In still another aspect of our invention, a method of small-scale bleaching of pulp comprises providing a pulp sample of no greater than about 3000 grams dry weight into a chamber; after said providing step, adding at least one compound for bleaching the pulp sample into the chamber to create a bleaching medium in the chamber; and adding an alkaline compound in an effective amount to deactivate the bleaching medium and maintain the bleaching medium at an alkaline pH level in the chamber, wherein said method is conducted within less than about 60 minutes.
In still another aspect, our invention includes a method of small-scale bleaching of pulp comprising providing a pulp sample of no greater than about 3000 grams dry weight into a chamber; after said providing step, adding at least one compound for bleaching the pulp sample into the chamber to create a bleaching medium in the chamber; and adding an acidic compound in an effective amount to deactivate the bleaching medium and maintain the bleaching medium at an acidic pH level in the chamber, wherein said method is conducted within less than about 60 minutes.
In another aspect of our invention, an optical system for conducting optical measurements comprises a light source having an axis of illumination extending from said light source; at least one detector positioned in the optical system to receive optical measurements of said light source in a direction mainly orthogonal to said axis of illumination extending from said light source.
Other aspects of our invention will be better understood and advantages thereof more apparent in view of the following detailed description of the preferred embodiments and accompanying drawings, in which like reference numerals have been used for like or corresponding components throughout.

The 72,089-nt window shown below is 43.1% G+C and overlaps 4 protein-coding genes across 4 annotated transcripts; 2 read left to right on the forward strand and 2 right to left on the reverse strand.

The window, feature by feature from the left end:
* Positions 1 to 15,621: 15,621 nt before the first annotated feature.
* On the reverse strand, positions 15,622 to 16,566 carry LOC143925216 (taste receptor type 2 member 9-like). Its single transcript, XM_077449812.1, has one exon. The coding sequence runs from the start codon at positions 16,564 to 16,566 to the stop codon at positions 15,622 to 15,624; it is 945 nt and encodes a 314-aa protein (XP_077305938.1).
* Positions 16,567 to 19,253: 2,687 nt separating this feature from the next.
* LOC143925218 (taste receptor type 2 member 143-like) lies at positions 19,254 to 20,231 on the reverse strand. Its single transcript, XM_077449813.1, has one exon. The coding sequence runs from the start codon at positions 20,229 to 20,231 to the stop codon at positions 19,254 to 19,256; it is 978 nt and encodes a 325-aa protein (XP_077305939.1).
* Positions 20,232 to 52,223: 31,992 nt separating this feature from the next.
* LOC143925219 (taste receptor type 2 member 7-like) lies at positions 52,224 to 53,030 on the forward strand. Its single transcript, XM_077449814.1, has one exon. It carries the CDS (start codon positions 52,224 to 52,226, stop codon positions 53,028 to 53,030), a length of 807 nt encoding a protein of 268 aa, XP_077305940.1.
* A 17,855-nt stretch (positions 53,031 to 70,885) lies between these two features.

FIG. 1 shows the bleached brightness of four pulps, as a function of the Kappa number.
FIG. 2 shows the bleached brightness of the four pulps, as a function of the brightness measured by the rapid bleaching device.
FIG. 3A is a schematic representation of an embodiment of a rapid bleaching device of the present invention.
FIG. 3B is a close-up schematic of an embodiment of a mechanical chamber in a rapid bleaching device of this invention.
FIG. 4 is a schematic representation of an embodiment of an optical system in a rapid bleaching device of the present invention.
FIG. 5 is the calibration measurement for pulp brightness.
FIG. 6 is a plot of the bleached brightness of a control pulp over several days.
FIG. 7 is a plot of the bleached brightness of pulp from two locations in a mill over several days.
FIG. 8 is a plot of the increase in bleached brightness due to enzyme treatment of pulp.
FIG. 9 is a plot of the bleached brightness of the pulps as a function of the Kappa number.
FIG. 10 is a plot of the calibration measurement for lignin content.
FIG. 11 is a plot of the bleached brightness of the pulps as a function of the optical lignin content.
FIG. 12 is a plot showing the chemical savings due to enzyme treatment over several days.
FIG. 13 is a plot of the effect of enzyme treatment on the amount of xylose released from pulp.
FIG. 14 is a plot of the bleached brightness of pulp as a function of the amount of xylose released.
FIG. 15 is a plot of the bleached brightness of pulp from four different mills as a function of the Kappa number.
The preferred embodiments are described in detail by first defining the following terms. Pulp comprises wood and/or nonwood fibers. In a preferred embodiment, the pulp comprises wood fibers.
The pulp comprises virgin and/or secondary fibers. In a preferred embodiment, the pulp comprises virgin fibers.
The pulp is made by mechanical, chemical, or semichemical pulping processes. In a preferred embodiment, the pulp is made by a chemical pulping process. In a more preferred embodiment, the pulp is made by the Kraft process.
Bleach requirement refers to the amount of bleaching chemical required to bleach the pulp to a given level of brightness in a pulp mill.
Bleachability is the bleach requirement of pulp relative to its lignin content. Bleachability can be expressed as a Total Kappa factor “TKf” (by Equation 1) to achieve a given brightness.
Example 1 shows an expression of bleach requirement and bleachability.
Hemicellulase enzyme treatment of pulp refers to the addition of hemicellulase enzyme to pulp in a pulp mill, and the resulting action of the enzyme on the pulp.